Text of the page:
Transfer of personal data from Europe to the USA is no longer permitted?

Decision of the European Union Court in a lawsuit against Facebook

The Court of Justice of the European Union adopted a decision [1], which could lead to the fact that the transfer of personal data from Europe to the USA would be deemed contrary to the requirements of EU legislation on the protection of personal data [2]. This decision was made on October 6, 2015 on the basis of an appeal from Austrian lawyer Maximilian Schrems, a graduate student at the University of Vienna, to the Irish court with a complaint against Facebook. He complained that Facebook stores his personal data in the United States, including those that he deleted from his page, and thereby violates his rights to protect personal data. As an argument about the existence of the threat, Maximilian Shrems referred to Edward Snowden's confession that the American intelligence services received information about citizens from Google, Apple and Facebook.
An Irish court submitted to the Court of Justice of the European Union the question of whether the rights of users are violated when transferring their personal data to the United States.

The European Union has a directive on the protection of personal data [3], which stipulates that personal data can be transferred to other countries, if at the same time a certain level of protection is provided in the country where they are transferred. The question of whether personal data is protected in a particular country can be decided by the EU Commission. But to monitor compliance with the requirements of the directive must be specially authorized bodies of each EU member state.
In July 2000, the EU Commission decided that the United States provides the required level of protection for personal data - the so-called Safe Harbor Decision [4]. Moreover, this decision of the Commission states that American companies that certify themselves based on the safe harbor program provide the necessary protection for personal data.

In its decision, the EU Court indicated that the Commission's findings did not in any way affect the obligations of specially authorized bodies in the EU Member States to monitor the protection of personal data. Moreover, the decision of the Commission is not binding on these bodies. But at the same time, the Court also considered the decision of the Commission itself and declared it invalid. The Court's findings are based on the fact that, in fact, the Commission, in making the Safe Harbor Decision, did not study the provisions of US law regarding the protection of personal data. In addition, the safe harbor program, which companies pledged to comply with, does not affect the actions of US government bodies. In fact, US authorities have the ability to have almost unlimited access to personal data. The second argument of the Court was the fact that US law does not provide for the possibility of user requests to change their data or delete them if they are not accurate or inaccurate. All this goes against the two requirements of the legislation of the European Union: on the protection of personal data and on ensuring access to justice.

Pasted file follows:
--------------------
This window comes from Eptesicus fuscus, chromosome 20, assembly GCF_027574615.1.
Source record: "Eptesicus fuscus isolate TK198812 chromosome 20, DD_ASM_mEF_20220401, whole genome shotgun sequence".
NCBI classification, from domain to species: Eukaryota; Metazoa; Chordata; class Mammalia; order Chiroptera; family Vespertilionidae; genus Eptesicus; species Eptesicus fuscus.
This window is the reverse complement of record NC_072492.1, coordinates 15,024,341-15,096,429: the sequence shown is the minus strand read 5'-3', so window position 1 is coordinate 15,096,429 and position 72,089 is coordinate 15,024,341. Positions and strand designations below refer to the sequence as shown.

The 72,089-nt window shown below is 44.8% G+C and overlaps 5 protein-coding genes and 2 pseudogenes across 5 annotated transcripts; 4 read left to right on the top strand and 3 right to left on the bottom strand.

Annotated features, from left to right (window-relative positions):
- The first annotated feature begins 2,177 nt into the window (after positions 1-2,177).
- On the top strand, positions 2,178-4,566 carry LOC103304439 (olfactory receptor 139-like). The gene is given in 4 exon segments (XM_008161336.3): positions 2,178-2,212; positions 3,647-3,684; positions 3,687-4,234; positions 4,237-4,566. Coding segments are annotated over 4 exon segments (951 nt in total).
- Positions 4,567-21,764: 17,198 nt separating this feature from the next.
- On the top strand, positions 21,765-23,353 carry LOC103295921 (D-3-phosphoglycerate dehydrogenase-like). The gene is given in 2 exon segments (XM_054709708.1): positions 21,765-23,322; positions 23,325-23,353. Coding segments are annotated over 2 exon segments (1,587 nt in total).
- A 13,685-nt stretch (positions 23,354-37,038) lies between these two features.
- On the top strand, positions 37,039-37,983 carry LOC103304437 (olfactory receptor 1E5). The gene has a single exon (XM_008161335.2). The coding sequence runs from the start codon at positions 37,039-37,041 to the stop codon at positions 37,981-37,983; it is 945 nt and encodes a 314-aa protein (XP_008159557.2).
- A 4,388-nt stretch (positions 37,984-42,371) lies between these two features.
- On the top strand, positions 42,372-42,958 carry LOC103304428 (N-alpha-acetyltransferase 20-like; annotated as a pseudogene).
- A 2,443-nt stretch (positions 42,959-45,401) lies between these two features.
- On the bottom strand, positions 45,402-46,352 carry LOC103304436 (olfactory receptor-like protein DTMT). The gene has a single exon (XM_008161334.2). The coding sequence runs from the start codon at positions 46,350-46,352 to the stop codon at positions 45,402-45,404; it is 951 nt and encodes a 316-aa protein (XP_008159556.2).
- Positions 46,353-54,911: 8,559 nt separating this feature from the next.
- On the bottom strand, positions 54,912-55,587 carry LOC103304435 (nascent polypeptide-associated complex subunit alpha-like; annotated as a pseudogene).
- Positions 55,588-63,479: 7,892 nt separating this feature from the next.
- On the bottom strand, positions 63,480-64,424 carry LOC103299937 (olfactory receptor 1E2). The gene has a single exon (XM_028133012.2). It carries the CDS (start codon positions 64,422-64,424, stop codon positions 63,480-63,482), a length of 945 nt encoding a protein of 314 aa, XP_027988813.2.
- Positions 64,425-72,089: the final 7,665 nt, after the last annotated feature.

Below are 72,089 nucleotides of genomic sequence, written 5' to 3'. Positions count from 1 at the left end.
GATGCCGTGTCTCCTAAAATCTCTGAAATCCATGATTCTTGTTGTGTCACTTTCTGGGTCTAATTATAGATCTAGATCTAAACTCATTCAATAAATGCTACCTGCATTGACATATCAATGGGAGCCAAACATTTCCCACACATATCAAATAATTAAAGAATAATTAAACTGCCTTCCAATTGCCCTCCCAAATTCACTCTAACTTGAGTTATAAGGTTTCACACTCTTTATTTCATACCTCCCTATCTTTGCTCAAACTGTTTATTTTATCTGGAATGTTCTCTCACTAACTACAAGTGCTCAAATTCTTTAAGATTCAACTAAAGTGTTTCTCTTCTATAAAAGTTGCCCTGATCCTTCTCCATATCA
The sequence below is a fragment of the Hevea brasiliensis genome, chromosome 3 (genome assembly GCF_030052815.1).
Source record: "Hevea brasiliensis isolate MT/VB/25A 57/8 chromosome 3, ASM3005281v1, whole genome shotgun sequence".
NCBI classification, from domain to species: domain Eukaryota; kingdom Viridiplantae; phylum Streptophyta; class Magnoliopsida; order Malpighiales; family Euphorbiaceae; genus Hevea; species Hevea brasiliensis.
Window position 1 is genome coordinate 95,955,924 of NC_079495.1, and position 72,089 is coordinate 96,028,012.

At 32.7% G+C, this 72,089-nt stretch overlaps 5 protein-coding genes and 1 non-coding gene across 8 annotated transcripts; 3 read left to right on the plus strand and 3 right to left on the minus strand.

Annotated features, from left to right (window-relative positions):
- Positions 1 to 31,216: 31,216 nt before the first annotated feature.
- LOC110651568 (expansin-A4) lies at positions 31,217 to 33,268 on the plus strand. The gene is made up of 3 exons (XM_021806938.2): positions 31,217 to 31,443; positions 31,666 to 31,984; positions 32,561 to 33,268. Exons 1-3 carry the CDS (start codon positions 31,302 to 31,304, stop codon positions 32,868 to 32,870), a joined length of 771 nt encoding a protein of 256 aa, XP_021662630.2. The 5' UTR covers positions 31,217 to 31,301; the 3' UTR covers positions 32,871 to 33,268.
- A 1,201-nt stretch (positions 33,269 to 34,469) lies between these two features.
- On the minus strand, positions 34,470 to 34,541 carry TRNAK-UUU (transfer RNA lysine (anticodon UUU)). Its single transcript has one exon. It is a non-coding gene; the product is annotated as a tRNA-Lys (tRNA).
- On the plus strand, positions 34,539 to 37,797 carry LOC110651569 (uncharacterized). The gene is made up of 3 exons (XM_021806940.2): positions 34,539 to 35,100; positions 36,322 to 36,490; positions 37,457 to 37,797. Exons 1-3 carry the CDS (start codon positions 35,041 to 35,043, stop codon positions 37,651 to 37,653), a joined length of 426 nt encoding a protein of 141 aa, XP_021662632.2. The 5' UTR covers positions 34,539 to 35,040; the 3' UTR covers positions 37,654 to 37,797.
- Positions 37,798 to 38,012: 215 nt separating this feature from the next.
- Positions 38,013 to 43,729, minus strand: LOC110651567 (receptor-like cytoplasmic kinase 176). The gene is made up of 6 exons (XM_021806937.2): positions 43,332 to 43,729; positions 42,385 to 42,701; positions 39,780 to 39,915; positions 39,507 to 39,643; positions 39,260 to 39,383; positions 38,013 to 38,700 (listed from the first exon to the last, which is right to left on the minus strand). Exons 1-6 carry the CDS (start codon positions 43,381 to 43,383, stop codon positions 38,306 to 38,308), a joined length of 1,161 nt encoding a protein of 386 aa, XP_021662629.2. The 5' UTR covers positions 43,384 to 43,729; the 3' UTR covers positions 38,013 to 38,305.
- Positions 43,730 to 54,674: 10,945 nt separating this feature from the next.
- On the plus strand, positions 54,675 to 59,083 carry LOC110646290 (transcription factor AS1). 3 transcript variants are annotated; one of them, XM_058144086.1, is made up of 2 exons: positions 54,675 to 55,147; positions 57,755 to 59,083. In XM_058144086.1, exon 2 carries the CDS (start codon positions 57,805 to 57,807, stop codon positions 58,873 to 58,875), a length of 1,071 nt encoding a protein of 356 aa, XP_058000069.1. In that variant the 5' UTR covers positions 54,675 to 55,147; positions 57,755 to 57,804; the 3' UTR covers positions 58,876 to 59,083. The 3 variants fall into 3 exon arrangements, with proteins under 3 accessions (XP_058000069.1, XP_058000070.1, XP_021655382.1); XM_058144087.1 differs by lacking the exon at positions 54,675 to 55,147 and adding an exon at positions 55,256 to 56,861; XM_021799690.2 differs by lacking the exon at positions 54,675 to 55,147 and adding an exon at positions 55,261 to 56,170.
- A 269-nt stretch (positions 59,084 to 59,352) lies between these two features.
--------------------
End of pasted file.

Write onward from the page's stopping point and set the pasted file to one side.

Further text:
The European IT community is very alarmed by this decision. Some commentators even stated that about 4,400 European companies that store European users' data on American servers must urgently decide how to move all this data to another territory. Large losses are also indicated in connection with this: 1.3% of the GDP of the European Union [5]. But in fact, this is not entirely true.

So far, the only thing that follows the decision of the EU Court of Justice is that the question of whether Facebook can transfer personal data of European users to the United States will be considered by a specially authorized body in Ireland. And already on the basis of this administrative decision, companies transmitting personal data in the United States may begin to worry about data transfer. But formally, the decision of the Irish authorities will not threaten companies from other EU countries. Although in the long term, one can imagine the gradual recognition by the European Union of the US insecurity for storing users' personal data. But what follows after this is almost impossible to predict: in the conflict of interests of special services and major IT companies like Facebook, the outcome is not clear.

In general, the issue of storage and localization of personal data has recently become increasingly relevant in many countries. Starting September 1, 2015, Russia has a requirement to store personal data on servers located in Russia. Although, as always, there are more questions than answers. For example, how to prove cross-border data transfer in violation of the localization requirement? Obviously, in the coming years, issues related to personal data will be extremely relevant. It is not without reason that they say that “personal data is the new oil of XXI century”.

[1] Judgment in Case C-362/14 Maximillian Schrems v Data Protection Commissioner.

[2] Charter of fundamental rights of the European Union (2000 / C 364/01), article 8.

[3] Directive 95/46 / EC of the European Parliament and of the Council of October 24, 1995 on the protection of individuals with regard to the processing of personal data and on the free movement of such data.

[4] Commission Decision 2000/520 / EC of 26 July 2000 pursuant to Directive 95/46 / EC of the European Parliament and of the Council on the adequacy of the protection provided by the safe harbor privacy principles and related frequently asked questions issued by the US Department of Commerce.

[5] The Guardian:

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